Sunday, August 26, 2007

Breast Cancer and Robin Roberts

When “Good Morning America” anchor Robin Roberts announced she had been diagnosed with breast cancer, I had mixed emotions. On one hand, I hated the fact that she had to deal with this dreaded disease; but on the other hand, who better than Robin Roberts to speak out about and educate our community on the most common cancer found in women today? In October of 1985 the first National Breast Cancer Awareness Month program (NBCAM) took place. This week-long event, sponsored by the two founding members, the American Academy of Family Physicians and Cancer Care Inc., used media and brochures before a U.S. Congressional committee to spread the word about the need for access to mammography and the importance of early detection and treatment of breast cancer. A valiant effort this was, but the personal testimonies and survivors of the disease is what gives us hope and I applaud Ms. Roberts for her courage.

So what is breast cancer? In the breast there are living cells. Everyday these cells divide, grow and die. Sometimes these cells grow out of control and can form a lump or a mass in the breast called tumors. Breast tumors, in general, are classified as benign or malignant/cancerous. Benign tumors pose little health risk once removed and they are not cancer causing. Malignant tumors are abnormal cells that if undetected can invade nearby tissue and spread to other parts of the body. Approximately 212,000 new cases of breast cancer are expected to occur among women in the United States during 2007. Approximately 1700 men, yes that’s right MEN, will be diagnosed and roughly 460 will die from breast cancer in 2007. Breast cancer is the most common cancer in African American women and the second leading cause of death among African American women, exceeded only by lung cancer. Unfortunately, African American women have higher breast cancer death rates than women of any other racial or ethnic population.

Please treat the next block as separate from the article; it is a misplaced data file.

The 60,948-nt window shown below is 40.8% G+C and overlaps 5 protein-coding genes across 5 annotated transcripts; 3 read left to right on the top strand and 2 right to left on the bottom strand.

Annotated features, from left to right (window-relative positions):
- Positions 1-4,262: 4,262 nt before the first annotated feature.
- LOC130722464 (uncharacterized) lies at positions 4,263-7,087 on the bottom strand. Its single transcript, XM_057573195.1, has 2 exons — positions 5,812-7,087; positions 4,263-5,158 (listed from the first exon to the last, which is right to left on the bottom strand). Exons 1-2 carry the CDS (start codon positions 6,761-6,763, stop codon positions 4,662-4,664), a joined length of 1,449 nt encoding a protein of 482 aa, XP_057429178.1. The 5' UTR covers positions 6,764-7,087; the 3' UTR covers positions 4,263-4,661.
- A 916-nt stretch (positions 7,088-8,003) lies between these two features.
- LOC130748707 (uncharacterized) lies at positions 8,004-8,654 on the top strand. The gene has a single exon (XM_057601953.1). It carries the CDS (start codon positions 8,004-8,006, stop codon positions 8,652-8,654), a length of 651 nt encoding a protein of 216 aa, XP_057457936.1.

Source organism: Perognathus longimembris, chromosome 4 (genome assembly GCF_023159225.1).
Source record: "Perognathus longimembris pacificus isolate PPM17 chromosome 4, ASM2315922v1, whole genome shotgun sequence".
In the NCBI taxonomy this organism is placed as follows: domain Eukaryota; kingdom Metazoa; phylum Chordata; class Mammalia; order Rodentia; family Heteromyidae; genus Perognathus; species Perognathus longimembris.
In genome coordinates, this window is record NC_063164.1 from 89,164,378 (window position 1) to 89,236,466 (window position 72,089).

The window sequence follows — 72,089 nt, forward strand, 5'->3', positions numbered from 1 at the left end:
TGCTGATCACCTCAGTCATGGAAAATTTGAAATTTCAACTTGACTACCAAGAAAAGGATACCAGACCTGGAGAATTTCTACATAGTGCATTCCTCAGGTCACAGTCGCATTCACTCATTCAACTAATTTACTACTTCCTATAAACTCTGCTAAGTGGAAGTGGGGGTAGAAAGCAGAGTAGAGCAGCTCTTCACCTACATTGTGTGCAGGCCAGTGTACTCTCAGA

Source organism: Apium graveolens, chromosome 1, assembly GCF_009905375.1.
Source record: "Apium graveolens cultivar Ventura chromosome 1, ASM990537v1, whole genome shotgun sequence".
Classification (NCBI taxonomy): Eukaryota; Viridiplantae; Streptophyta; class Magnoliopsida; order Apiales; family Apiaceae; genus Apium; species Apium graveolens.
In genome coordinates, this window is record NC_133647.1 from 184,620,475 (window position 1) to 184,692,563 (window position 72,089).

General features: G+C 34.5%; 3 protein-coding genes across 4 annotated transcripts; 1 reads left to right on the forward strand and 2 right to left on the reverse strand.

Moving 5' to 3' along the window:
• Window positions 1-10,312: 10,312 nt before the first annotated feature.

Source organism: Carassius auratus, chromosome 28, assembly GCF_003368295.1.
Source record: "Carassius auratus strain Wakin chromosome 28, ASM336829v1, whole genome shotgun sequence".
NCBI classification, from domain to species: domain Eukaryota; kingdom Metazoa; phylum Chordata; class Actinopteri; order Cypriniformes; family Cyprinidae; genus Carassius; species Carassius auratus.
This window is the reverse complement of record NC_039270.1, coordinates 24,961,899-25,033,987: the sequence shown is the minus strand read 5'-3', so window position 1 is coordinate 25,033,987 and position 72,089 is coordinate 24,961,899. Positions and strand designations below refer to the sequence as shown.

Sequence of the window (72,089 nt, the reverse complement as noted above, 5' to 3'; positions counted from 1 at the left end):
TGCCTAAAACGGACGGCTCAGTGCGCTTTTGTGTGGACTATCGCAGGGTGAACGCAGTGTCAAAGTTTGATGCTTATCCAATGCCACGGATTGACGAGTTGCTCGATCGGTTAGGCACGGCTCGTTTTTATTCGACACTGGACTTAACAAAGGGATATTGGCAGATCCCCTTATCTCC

Those at risk for breast cancer include: females, women of Ashkenazi Jewish heritage (ancestors from Central or Eastern Europe), African American Women, those who are getting older, individuals with a family history of breast cancer, having a previous personal history of breast cancer, first period before age 12, late menopause (after age 55), a woman that has never had children or has her first child after age 30, women who are obese, those who don’t exercise, those of high socioeconomic status, drinking alcohol and those who do no breast-feed.

The symptoms of breast cancer can be vague, but include a lump or hard painless knot in the breast; swelling, warmth, redness or darkening of the breast; change in breast size or shape; dimpling or puckering of the skin of the breast; itchy, scaly, sore or rash on the nipple; bloody nipple discharge; a nipple that retracts. If you have any of these signs or symptoms you should see your doctor right away. Remember, if detected early breast cancer can be treated.

There are two different stages of testing for breast cancer: screening and diagnostic. Screening test, like the mammograms look for signs of disease in women without symptoms. Mammograms should be done at least once between the ages of 35-40 in women without risk factors and annually after age 40. For women with increased risk factors or a previous history of breast cancer, mammography is done more frequently. Diagnostic test, such as MRI’s, bone scans, ultrasounds, biopsies and blood test are done once breast cancer is suspected or diagnosed. In depth treatment options are beyond the scope of this article, but do include radiation therapy, chemotherapy, and or surgery. Treatment options are determined by the type and stage of breast cancer.

So join Robin Roberts and others in the fight against breast cancer. For more information on breast cancer visit these sites: The Susan G. Komen Breast Cancer Foundation ( 800 I’m AWARE; National Cancer Institute ( 800 4 CANCER; American Cancer Society ( 800 ACS 2345. You can also visit my web site ( and shoot me a question at

Oh, and by the way, here are a few people you may have heard of that have been affected by breast cancer:

Richard Roundtree (Actor-Shaft, yeah I’m talking bout Shaft, shut yo’ mouth)
Anastacia (Singer)
Diahann Carroll (Actress)
Ruby Dee (Actress)
Nikki Giovanni (Professor and poet)
Cecilia De La Hoya (Mother of boxer Oscar De La Hoya)
Shirley Graham Dubois (Author, playwright, composer, activist and wife of W.E.B. Dubois)
Robin Roberts (Anchor Woman for Good Morning America)

(c) 2007 Rani Whitfield. This article was published August 26 2007 at